But even in Bhagalpur, there are people who question his historicity. Then, there are those who accept that he lived but dispute whether he was a Santhal or a Pahadia. But even amid questions, doubts and disputes, he is an undisputed and a dear hero of the oppressed communities, the Bahujan of the Bhagalpur area. The intersection where he was hanged has been named after him and his statue has been installed there. The land was earlier freed from their clutches of a mafia. A nearby park has also been named after him. The local university, too, carries his name. A statue of Tilka Manjhi in the act of taking an aim with his bow and arrow, stands outside the administrative building of the Tilka Manjhi Bhagalpur University.
A short distance from Manjhi’s statue stands a memorial to Augustus Cleveland, in front of the Tilha Kothi, where Cleveland lived as the first collector of Bhagalpur. The building is now known as Ravindra Bhawan and houses the Department of Ancient History. The heroics of Tilka Manjhi were intertwined with Cleveland.
When the army of the East India Company failed to suppress the Pahadia rebellion that commenced in 1772, the Company deployed their favourite tactic of “divide and rule”. They tried to woo the Pahadia people and at the same time, raised battalions of Hill Corps and Hill Rangers from among them to secure their support. In 1779, Cleveland was appointed the first collector of Bhagalpur. Soon, he assumed the leadership of the military campaign against the warriors led by Tilka Manjhi. Cleveland was injured in an attack by Tilka Manjhi and his men in a battle in the Teetapani forests. He handed over charge to his deputy Charles Cockerel and left for England for treatment. He died on the way on 13 January 1774. At the time he was 29. This triggered a reign of terror in the Rajmahal area.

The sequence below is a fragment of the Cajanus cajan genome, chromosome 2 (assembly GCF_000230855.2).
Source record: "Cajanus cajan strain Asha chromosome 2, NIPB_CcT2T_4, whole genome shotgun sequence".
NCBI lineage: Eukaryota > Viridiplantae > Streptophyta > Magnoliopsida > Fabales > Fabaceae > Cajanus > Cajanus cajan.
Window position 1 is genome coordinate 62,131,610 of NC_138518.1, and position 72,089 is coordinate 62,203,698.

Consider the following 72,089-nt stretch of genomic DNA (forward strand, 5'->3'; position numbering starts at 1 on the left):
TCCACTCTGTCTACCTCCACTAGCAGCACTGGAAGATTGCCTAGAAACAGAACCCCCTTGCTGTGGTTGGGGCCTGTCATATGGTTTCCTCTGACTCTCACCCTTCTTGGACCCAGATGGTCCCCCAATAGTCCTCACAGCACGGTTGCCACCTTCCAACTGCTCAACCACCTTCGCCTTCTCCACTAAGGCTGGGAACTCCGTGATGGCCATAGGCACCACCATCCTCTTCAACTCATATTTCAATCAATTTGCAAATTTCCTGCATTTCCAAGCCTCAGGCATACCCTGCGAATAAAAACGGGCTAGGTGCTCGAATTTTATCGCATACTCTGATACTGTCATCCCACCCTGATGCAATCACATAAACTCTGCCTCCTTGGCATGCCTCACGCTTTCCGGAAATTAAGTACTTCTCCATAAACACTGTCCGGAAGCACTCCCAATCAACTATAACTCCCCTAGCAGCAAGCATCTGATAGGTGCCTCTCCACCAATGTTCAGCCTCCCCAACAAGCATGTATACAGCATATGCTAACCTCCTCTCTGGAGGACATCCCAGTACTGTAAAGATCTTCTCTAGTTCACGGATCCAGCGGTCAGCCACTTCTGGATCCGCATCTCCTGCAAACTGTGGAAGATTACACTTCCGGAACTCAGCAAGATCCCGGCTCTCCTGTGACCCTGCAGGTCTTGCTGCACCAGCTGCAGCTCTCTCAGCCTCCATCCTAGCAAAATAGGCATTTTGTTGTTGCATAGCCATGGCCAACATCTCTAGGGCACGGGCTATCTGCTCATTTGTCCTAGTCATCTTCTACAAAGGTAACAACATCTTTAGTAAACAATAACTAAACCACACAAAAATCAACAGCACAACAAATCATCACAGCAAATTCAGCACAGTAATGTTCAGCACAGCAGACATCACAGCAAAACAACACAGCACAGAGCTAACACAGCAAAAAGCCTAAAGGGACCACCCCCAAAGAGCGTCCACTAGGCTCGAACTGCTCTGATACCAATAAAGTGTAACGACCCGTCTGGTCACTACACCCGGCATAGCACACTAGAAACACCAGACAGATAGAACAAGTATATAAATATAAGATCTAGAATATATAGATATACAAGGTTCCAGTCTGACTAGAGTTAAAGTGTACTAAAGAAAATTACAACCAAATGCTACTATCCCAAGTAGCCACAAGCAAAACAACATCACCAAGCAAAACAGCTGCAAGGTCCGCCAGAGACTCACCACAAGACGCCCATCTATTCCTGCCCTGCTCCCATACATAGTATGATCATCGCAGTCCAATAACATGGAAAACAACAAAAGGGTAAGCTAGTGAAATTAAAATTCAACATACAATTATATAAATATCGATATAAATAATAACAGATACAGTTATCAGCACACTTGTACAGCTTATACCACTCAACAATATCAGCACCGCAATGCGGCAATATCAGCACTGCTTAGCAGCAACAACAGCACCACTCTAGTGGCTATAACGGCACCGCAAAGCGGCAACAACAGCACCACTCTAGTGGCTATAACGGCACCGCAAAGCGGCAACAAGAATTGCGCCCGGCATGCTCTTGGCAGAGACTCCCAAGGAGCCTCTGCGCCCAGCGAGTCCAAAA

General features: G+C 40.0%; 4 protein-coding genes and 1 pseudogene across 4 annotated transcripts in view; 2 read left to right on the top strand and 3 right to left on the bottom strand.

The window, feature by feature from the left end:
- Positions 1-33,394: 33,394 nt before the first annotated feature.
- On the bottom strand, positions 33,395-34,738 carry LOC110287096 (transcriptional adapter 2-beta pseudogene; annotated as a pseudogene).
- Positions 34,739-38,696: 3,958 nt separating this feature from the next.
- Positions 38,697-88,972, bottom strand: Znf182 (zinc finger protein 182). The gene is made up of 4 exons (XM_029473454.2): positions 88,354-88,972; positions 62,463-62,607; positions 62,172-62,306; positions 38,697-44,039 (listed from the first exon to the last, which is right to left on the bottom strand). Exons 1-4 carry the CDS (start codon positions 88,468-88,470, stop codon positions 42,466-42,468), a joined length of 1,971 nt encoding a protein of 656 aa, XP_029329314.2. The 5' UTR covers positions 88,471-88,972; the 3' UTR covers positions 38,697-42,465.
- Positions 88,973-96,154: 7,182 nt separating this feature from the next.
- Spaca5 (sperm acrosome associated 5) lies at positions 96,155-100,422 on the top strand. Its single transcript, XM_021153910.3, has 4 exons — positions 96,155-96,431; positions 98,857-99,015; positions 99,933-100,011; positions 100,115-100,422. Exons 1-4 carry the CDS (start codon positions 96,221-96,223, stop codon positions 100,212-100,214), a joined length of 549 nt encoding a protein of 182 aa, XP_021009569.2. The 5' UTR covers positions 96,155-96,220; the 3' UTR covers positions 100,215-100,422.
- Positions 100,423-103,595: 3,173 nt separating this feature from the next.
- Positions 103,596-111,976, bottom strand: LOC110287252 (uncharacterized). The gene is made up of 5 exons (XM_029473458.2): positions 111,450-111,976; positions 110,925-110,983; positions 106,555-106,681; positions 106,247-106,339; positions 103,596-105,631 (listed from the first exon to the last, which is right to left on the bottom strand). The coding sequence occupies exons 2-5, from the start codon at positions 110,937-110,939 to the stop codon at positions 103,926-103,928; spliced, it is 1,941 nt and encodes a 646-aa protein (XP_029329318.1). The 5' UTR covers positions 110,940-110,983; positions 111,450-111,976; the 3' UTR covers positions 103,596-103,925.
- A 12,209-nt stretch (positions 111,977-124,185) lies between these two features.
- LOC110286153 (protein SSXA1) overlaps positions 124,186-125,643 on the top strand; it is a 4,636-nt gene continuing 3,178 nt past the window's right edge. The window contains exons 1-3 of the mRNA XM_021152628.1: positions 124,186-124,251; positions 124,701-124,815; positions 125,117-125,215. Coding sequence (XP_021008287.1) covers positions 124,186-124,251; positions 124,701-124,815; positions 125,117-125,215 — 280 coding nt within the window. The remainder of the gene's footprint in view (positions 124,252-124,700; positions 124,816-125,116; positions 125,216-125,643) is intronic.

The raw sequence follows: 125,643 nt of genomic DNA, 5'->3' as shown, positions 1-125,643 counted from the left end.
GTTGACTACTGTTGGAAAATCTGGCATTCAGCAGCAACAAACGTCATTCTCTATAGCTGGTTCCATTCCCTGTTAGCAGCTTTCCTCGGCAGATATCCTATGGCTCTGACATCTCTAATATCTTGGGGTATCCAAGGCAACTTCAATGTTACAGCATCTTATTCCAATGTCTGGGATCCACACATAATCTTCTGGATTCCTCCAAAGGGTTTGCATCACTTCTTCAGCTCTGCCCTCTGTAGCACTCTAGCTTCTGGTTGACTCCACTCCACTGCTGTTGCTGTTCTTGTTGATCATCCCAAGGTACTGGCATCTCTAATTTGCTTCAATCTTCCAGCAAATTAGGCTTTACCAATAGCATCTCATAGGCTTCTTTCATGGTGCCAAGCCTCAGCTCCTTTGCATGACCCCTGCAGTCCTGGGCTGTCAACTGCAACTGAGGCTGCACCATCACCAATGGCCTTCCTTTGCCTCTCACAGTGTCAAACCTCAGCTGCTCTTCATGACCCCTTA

In 1775, Tilka Manjhi and his men took position in a village (now known as Tilakpur or Tilkapur) on the road connecting Sultanganj with Bhagalpur. The Company’s army was to take this road to reach Bhagalpur. In the ensuing battle, Tilka Manjhi took a bullet on his shoulder. The injured Manjhi was captured and whipped. He was tied to horses and dragged to the intersection in Bhagalpur, where he was hanged from a banyan tree. The day was 13 January 1775 – exactly a year from Cleveland’s death.